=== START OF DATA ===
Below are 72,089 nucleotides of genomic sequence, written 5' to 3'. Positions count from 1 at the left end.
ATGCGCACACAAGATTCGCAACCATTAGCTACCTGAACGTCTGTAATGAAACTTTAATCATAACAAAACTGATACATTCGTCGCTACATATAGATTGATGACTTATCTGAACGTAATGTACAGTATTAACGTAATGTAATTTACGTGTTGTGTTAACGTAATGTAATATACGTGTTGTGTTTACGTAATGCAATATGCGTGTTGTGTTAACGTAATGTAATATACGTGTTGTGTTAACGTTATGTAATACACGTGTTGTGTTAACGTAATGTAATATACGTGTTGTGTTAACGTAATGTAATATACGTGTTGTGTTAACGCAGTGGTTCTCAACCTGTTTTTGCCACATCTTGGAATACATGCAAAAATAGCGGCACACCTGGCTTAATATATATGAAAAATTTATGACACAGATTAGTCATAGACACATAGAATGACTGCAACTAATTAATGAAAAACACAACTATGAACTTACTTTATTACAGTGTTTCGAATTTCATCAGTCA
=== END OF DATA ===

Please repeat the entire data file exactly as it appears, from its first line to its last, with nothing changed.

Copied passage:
Below are 72,089 nucleotides of genomic sequence, written 5' to 3'. Positions count from 1 at the left end.
ATGCGCACACAAGATTCGCAACCATTAGCTACCTGAACGTCTGTAATGAAACTTTAATCATAACAAAACTGATACATTCGTCGCTACATATAGATTGATGACTTATCTGAACGTAATGTACAGTATTAACGTAATGTAATTTACGTGTTGTGTTAACGTAATGTAATATACGTGTTGTGTTTACGTAATGCAATATGCGTGTTGTGTTAACGTAATGTAATATACGTGTTGTGTTAACGTTATGTAATACACGTGTTGTGTTAACGTAATGTAATATACGTGTTGTGTTAACGTAATGTAATATACGTGTTGTGTTAACGCAGTGGTTCTCAACCTGTTTTTGCCACATCTTGGAATACATGCAAAAATAGCGGCACACCTGGCTTAATATATATGAAAAATTTATGACACAGATTAGTCATAGACACATAGAATGACTGCAACTAATTAATGAAAAACACAACTATGAACTTACTTTATTACAGTGTTTCGAATTTCATCAGTCA